Jesse Gonzales is a musician and producer who began his career forming and playing in rock bands all over Metro Manila. In San Francisco, he is the co-founder (along with his brother Ogie Gonzales) of the popular Asian American music festival, PiNoise Pop. Currently he is a member of the Skyflakes band and continues to produce music shows thoughout the Bay Area.

Allan S. Manalo is a Filipino American writer, director, producer, and stand-up comic, who began his stage career in Hawaii where he studied theater. In 1986, he moved back to California to pursue stand-up comedy in San Francisco and has since performed in over 400 colleges and comedy clubs throughout 47 states. Manalo is the former the Artistic & Managing Director of the new Bindlestiff Studio, a black box theater in San Francisco dedicated to the presentation and cultivation of Filipino Americans in the performing arts. As a writer, Manalo was a regular contributor to Filipinas magazine, Manila Times, Manual magazine and has written works published in Stage Presence: Conversations with Filipino American Performing Artists, Liwanag II, and ZYZZYVA literary journal.

Paul Ocampo works at the Asian Law Caucus, the first civil rights nonprofit organization serving the API community. He holds a Master of Arts degree in Asian American Studies from UCLA and a Master of Fine Arts in Creative Writing at Arizona State University. While attending ASU, he codirected a reading titled Out of Silence, featuring Afghan women’s poems and essays found on the Afghan Women’s Writing Project. His works have been published in anthologies and journals including Walang Hiya and Veterans of War, Veterans of Peace

Jason Magabo Perez is a writer, performer, and scholar. His writings have appeared in TAYO, Witness, and Mission at Tenth. He has performed at the National Asian American Theater Festival and at various venues such as the Yerba Buena Center for the Arts, the Asian Art Museum SF, and the La Jolla Playhouse. His most recent work, You Will Gonna Go Crazy, which was funded by a Challenge America Grant from the National Endowment for the Arts, was staged by Kularts in San Francisco as a work-in-progress in October 2011. Currently, Perez is a doctoral student in ethnic studies and communication at the University of California, San Diego.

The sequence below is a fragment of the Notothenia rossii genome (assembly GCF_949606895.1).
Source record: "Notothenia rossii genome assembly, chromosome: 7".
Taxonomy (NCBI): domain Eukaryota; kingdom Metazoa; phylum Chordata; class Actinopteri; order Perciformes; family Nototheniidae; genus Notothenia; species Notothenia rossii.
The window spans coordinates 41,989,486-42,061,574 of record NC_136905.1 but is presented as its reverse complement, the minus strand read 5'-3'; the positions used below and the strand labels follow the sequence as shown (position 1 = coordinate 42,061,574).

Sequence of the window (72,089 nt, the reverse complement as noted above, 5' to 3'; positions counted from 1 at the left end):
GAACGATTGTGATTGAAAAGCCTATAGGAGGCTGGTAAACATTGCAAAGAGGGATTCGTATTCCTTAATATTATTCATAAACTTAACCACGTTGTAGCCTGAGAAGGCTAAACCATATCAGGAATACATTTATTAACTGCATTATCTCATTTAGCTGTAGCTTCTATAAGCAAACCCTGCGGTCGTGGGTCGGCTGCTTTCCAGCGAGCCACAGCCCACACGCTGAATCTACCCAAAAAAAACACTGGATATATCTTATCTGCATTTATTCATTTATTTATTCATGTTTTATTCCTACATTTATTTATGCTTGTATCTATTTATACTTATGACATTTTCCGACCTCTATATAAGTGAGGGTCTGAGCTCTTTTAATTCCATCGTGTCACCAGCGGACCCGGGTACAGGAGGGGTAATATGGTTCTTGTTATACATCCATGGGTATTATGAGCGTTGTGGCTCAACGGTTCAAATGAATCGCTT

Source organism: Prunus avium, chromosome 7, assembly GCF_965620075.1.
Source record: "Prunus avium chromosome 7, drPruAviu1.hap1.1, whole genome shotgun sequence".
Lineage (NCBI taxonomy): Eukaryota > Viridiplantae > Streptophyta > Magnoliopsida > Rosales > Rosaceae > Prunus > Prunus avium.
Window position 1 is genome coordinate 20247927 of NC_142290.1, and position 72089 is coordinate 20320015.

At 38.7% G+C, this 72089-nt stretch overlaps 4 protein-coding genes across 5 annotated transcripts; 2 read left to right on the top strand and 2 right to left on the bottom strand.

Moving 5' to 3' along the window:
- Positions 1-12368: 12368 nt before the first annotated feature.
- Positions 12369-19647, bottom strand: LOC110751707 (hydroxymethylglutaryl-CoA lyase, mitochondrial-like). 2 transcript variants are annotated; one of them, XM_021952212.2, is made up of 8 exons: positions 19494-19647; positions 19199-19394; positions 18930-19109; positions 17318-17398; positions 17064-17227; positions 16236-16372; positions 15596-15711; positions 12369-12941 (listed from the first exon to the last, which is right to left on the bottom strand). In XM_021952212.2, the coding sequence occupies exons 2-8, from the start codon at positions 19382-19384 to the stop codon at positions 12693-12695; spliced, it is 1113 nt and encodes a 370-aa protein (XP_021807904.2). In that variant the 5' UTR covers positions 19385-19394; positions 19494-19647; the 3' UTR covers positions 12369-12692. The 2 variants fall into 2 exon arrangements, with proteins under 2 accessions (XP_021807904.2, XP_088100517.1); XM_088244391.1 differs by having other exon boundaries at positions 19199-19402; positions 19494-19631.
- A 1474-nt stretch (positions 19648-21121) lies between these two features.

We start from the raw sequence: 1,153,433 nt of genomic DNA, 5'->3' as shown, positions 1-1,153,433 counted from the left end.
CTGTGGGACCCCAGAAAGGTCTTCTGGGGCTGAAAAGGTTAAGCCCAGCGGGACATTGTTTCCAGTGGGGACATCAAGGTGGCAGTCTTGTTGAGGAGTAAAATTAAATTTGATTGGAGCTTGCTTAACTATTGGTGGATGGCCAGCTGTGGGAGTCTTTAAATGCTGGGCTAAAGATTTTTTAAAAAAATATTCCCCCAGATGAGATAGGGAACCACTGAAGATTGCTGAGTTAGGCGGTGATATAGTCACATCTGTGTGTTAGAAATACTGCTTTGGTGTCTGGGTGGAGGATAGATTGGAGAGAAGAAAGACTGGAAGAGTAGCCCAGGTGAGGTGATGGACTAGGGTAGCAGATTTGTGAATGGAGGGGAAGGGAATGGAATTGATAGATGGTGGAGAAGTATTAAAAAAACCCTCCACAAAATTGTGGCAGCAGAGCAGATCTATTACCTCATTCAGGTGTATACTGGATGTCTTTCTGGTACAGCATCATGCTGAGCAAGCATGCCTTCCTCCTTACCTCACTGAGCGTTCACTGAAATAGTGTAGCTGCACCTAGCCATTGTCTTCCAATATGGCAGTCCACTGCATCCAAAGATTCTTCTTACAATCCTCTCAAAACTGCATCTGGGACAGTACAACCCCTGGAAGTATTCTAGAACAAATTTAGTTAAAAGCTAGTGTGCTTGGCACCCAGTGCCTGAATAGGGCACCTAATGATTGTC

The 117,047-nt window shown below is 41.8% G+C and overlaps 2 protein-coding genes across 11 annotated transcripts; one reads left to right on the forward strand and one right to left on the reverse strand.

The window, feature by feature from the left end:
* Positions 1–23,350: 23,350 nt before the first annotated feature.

DJ Joel Quiz (aka Joel Quizon) is a filmmaker, community arts organizer, and DJ. After completing film school at California State University at Northridge, Joel worked in independent films in the US and Philippines.  Joel has also worked in the music industry in Publicity, Promotions and Artist & Repertoire for London-Sire Records and briefly at Thrive and Ryko. In addition, Joel has been part of the programming committee for the Los Angeles Asian Pacific Film Festival (Visual Communications) and Pinoy Visions (Fil-Am Arts) programming diverse films and special multi-disciplinary events.  Joel has also organized and performed on Squatter Rights: Live Reworks of Philippine Nu Wave Films (2009) as well as a monthly DJ gathering called Diggin’ Sunday. Most recently, Joel’s output in short films and video works can be seen via the film collaborative Form follows Function.

Paolo Salazar is a transplant from Baguio City, Philippines. His artwork has been shown in galleries such as the Fine Art Museum of San Francisco – Legion of Honor and Bedford Gallery in Walnut Creek. He has also completed public murals & private commissions around the country. Ultimately, Paolo is inspired by bringing people together in friendship and creative collaboration.

Sean San José works as the Program Director of the Performance Program for Intersection for the Arts and resident theatre company Campo Santo. He has created works with more than 500 artists in his time at Intersection, including more than 45 premiere plays for Campo Santo and over 100 new performance pieces with Intersection. For Intersection he also works with long term resident companies Campo Santo, the Erika Chong Shuch Performance Project, the Living Word Project (Youth Speaks’ theatre company), Felonious and a host of composers, visual artists, and community groups. San José has overseen, developed, and helped create the first plays of Jimmy Baca, Junot Diaz, Dave Eggers, Chinaka Hodge, Denis Johnson, Dennis Kim, Luis Saguar, Greg Sarris, Vendela Vida, among others; while maintaining ongoing relationships with Philip Gotanda, Jessica Hagedorn, NaomIizuka, Octavio Solis, Erin Cressida Wilson, and many others including projects with Daniel Alarcon, Luis Alfaro, Felonious, Richard Montoya, and Ntozake Shange.